Climate change-related weather hazards linked to nearly 60% of human diseases

Everyone knows rats, bats, mold and mosquitoes can make people sick, but a new study out this week concludes such pathogens and hundreds more are made worse by the warming world. 

A group of University of Hawaii researchers put together a list of 376 human diseases and allergens, then looked at how they're affected by climate-related weather hazards, such as heat waves, flood, drought, fire and rain. 

They found nearly 60% of the known pathogens that make people sick have been aggravated by warming-related weather hazards, according to the study published this week in Nature Climate Change. The list included not only mosquito-borne viruses like malaria and dengue fever but also asthma, monkeypox, shellfish poisoning and even fungal infections like valley fever. 

A new study out this week concludes weather disasters made worse by the warming climate are aggravating a host of pathogens that make people sick.  Here, an area of homes are submerged by a flood along the North Fork of the Kentucky River in Jackson, Kentucky on July 28.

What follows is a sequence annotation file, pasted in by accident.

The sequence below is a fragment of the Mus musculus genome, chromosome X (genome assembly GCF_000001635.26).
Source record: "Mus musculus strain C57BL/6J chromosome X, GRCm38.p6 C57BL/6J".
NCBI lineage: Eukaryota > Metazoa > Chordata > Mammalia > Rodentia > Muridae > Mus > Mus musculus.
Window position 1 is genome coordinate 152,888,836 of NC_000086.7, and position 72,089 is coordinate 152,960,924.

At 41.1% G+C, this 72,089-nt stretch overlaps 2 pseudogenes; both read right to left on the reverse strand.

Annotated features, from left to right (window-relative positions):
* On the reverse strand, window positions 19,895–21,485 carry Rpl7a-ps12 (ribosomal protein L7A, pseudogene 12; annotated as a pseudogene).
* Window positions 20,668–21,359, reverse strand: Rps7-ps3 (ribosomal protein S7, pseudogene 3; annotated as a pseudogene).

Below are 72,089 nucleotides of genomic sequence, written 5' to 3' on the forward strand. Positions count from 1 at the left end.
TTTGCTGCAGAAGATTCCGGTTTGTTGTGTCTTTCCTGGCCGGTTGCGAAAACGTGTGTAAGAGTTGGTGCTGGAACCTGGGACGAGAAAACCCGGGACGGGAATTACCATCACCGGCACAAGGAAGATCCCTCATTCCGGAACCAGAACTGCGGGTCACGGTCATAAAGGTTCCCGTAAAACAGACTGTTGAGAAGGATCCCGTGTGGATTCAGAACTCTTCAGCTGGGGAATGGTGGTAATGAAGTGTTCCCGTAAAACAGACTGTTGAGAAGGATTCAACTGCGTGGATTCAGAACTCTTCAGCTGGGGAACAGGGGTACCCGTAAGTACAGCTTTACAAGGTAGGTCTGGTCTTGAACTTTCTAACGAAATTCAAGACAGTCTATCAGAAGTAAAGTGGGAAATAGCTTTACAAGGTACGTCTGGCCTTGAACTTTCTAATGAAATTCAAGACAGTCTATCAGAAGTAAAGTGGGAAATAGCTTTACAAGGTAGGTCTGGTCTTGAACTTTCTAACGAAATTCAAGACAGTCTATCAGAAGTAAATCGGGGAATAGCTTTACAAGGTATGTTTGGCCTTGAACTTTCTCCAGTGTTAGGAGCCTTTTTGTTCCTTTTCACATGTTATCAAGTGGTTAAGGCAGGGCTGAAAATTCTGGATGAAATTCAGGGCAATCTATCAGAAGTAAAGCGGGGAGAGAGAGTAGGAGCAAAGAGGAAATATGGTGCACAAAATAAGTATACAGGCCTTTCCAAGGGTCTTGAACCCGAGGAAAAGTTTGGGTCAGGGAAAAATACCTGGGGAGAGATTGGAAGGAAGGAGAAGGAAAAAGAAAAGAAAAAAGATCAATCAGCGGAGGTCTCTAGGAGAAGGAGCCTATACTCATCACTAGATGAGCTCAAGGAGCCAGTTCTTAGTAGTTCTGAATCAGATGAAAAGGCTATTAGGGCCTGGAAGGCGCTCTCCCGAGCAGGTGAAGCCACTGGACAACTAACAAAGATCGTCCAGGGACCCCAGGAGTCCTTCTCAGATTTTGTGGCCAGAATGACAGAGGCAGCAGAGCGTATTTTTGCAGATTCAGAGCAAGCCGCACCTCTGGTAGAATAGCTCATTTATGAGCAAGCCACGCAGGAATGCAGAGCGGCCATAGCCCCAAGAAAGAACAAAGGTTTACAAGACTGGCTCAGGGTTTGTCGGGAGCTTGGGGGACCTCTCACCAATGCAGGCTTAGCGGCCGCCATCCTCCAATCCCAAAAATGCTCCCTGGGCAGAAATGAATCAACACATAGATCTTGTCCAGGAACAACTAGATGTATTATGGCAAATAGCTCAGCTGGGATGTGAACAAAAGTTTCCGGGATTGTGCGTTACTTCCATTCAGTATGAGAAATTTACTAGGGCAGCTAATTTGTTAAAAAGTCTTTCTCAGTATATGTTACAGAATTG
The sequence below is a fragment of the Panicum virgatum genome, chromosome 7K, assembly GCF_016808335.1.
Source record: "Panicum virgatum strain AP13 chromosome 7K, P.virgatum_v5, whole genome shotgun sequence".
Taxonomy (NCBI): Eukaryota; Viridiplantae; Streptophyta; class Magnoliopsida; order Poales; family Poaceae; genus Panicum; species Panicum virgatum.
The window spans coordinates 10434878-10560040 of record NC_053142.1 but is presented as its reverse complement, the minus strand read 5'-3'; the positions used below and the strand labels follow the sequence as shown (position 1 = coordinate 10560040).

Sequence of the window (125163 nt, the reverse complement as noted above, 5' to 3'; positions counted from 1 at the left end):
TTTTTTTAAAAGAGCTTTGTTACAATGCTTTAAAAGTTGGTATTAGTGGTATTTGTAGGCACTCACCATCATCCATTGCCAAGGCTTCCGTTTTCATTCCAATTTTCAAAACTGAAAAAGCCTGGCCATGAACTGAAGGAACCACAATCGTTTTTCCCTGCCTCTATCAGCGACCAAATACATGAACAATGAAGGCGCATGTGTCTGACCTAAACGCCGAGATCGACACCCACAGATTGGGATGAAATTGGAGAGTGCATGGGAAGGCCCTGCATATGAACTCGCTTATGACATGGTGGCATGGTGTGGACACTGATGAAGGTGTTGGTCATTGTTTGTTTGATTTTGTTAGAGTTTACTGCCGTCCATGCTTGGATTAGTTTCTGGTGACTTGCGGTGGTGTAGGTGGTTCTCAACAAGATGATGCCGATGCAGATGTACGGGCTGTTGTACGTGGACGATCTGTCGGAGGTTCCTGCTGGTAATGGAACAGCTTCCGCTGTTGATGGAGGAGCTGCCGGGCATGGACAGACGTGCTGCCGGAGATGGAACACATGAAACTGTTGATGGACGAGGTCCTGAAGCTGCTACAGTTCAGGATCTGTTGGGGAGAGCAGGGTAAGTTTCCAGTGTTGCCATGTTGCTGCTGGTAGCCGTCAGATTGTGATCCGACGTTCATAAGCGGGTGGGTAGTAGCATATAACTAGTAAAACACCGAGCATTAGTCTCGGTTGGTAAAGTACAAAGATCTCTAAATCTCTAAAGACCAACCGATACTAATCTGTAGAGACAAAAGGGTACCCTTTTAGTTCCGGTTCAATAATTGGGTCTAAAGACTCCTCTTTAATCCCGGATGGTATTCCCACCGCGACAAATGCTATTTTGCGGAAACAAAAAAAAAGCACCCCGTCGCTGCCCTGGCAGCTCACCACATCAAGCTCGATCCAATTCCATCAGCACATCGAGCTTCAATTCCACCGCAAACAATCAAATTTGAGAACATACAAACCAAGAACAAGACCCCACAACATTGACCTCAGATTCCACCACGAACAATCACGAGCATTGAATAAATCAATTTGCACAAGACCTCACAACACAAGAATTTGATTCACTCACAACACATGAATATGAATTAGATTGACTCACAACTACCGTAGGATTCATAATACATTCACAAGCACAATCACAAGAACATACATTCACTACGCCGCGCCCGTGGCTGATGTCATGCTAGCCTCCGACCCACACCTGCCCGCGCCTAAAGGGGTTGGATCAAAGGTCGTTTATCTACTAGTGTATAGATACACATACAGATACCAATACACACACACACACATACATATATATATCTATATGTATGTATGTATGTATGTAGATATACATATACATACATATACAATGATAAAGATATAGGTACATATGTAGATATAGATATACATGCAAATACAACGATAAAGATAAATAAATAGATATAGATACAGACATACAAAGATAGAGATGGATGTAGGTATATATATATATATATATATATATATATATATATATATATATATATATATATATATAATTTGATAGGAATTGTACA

The researchers reviewed more than 70,000 academic studies and papers to search for links between the pathogens and 10 climate-related weather hazards.

“The results were truly sobering,” said Erik Franklin, assistant professor at the university's Hawai'i Institute of Marine Biology and a study co-author.

Climate hazards are bringing pathogens and people closer together, strengthening the pathogens and impairing people, Franklin said. “This is a massive vulnerability for human health care systems.”

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Pathways to disease

Even after sounding warnings about the consequences of climate change on human health for more than 25 years, Jonathan Patz, a professor at the University of Wisconsin-Madison’s Nelson Institute, was still surprised at the many ways researchers found climate hazards affect disease.

“They found over 1,000 unique pathways," said Patz, also a co-author of the study. "That to me was striking.”